Finally, as the world’s leading democracy, the United States has a special obligation to ensure that its own electoral and political processes adhere to the highest standards of fairness, inclusion, and transparency. The aftermath of the 2000 presidential election brought national and international attention to a number of problems with the conduct of elections, campaign funding, and the selection of nominees that had been festering for years. While Congress has addressed a few of these deficiencies, more aggressive action is called for if the American method of choosing political leaders is to match our nation’s democratic ideals.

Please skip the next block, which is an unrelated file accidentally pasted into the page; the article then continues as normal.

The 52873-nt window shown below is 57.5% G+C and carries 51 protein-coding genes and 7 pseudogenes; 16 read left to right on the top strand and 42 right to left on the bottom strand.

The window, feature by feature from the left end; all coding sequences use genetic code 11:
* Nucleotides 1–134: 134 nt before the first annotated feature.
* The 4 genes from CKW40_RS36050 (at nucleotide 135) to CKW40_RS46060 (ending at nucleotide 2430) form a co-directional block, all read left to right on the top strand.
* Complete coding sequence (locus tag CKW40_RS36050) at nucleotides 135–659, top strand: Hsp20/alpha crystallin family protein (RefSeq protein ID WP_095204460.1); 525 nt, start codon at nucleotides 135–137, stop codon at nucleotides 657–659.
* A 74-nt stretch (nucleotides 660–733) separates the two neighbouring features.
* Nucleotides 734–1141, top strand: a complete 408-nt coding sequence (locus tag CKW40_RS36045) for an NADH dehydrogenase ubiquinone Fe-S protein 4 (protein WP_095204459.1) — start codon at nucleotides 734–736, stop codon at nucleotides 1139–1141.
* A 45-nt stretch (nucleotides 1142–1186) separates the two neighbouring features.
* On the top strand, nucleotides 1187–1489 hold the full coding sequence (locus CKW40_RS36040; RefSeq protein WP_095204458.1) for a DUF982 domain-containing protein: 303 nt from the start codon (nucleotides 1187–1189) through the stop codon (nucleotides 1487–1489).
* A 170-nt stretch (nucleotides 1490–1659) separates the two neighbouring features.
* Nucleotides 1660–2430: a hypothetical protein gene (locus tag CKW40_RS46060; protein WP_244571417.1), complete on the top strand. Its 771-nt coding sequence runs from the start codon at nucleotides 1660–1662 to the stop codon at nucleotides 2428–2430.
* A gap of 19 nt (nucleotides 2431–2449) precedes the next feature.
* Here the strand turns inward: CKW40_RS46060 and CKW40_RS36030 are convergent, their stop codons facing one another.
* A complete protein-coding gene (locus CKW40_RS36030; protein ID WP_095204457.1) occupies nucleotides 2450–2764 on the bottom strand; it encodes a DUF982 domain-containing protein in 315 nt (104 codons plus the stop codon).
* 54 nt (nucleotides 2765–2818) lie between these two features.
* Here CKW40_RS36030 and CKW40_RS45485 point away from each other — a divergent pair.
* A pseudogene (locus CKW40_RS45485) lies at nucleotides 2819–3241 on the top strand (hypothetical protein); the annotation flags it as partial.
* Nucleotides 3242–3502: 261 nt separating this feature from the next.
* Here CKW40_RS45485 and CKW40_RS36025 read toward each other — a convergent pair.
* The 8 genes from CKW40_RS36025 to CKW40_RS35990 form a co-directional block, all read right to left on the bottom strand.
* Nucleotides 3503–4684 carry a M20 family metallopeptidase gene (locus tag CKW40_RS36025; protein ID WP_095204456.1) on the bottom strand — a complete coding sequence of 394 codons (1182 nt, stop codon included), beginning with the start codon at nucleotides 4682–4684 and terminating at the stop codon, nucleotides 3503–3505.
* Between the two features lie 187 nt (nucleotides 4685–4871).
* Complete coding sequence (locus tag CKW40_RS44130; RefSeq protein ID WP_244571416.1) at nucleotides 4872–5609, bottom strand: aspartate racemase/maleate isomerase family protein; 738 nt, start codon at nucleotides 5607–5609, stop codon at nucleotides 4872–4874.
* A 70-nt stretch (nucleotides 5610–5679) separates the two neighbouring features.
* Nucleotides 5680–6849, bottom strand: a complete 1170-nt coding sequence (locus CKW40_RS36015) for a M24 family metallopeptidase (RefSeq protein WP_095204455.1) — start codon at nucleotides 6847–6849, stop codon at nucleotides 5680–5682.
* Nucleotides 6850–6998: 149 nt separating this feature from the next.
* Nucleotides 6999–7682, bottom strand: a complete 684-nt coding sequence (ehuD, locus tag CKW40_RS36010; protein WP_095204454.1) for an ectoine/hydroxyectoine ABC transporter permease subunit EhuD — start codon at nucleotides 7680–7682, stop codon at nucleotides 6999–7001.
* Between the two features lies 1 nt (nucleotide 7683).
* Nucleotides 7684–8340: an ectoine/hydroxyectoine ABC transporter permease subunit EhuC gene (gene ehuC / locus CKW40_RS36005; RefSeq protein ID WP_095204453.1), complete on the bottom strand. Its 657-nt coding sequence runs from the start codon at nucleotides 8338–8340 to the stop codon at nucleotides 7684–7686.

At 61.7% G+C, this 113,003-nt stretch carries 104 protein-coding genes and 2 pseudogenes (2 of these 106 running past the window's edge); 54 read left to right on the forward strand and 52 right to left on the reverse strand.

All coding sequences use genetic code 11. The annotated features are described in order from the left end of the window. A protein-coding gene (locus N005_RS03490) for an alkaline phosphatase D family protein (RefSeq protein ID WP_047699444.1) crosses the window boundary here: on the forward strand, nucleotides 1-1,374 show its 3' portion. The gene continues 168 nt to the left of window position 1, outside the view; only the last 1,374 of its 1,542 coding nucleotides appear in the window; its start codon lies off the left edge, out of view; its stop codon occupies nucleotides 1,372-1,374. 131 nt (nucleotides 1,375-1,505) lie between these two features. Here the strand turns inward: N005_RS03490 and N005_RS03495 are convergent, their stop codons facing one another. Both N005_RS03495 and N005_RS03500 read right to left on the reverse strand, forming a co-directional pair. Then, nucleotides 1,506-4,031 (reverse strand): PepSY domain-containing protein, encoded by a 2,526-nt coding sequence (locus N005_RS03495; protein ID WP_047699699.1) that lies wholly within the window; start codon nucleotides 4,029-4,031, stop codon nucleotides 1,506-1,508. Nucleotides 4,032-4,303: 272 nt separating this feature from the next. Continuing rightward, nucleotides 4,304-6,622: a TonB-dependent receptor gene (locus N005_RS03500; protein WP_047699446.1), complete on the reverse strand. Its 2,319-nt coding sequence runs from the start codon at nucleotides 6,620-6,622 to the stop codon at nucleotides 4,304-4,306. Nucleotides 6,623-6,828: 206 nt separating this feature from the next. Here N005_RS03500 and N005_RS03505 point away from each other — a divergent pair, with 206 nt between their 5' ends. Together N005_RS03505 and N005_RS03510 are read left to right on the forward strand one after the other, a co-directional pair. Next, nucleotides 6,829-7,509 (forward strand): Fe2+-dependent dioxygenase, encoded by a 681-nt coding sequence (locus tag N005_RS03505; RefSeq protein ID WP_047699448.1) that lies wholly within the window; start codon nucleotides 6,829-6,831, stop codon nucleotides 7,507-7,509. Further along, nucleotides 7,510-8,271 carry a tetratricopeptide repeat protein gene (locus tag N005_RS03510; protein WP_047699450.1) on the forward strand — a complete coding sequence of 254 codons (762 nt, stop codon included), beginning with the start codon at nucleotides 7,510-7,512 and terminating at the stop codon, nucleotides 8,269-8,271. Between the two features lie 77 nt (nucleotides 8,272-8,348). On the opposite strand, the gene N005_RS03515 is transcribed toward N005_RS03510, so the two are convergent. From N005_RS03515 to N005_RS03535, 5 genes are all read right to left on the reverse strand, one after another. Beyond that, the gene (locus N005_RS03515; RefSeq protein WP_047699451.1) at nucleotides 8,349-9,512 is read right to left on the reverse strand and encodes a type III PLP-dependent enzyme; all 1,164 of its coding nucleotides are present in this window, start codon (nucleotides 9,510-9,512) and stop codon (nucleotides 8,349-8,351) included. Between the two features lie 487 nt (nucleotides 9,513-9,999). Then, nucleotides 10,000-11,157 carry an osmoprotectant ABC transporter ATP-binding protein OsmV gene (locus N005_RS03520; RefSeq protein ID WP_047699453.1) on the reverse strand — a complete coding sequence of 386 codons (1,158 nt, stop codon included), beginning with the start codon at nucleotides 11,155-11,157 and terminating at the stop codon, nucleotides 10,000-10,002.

Today’s American lives in freedom. The self-correcting democratic system will continue to protect that freedom so long as its institutions remain robust and Americans remain willing to scrutinize and improve their own conditions and practices. It is our hope that this report helps to catalyze that process.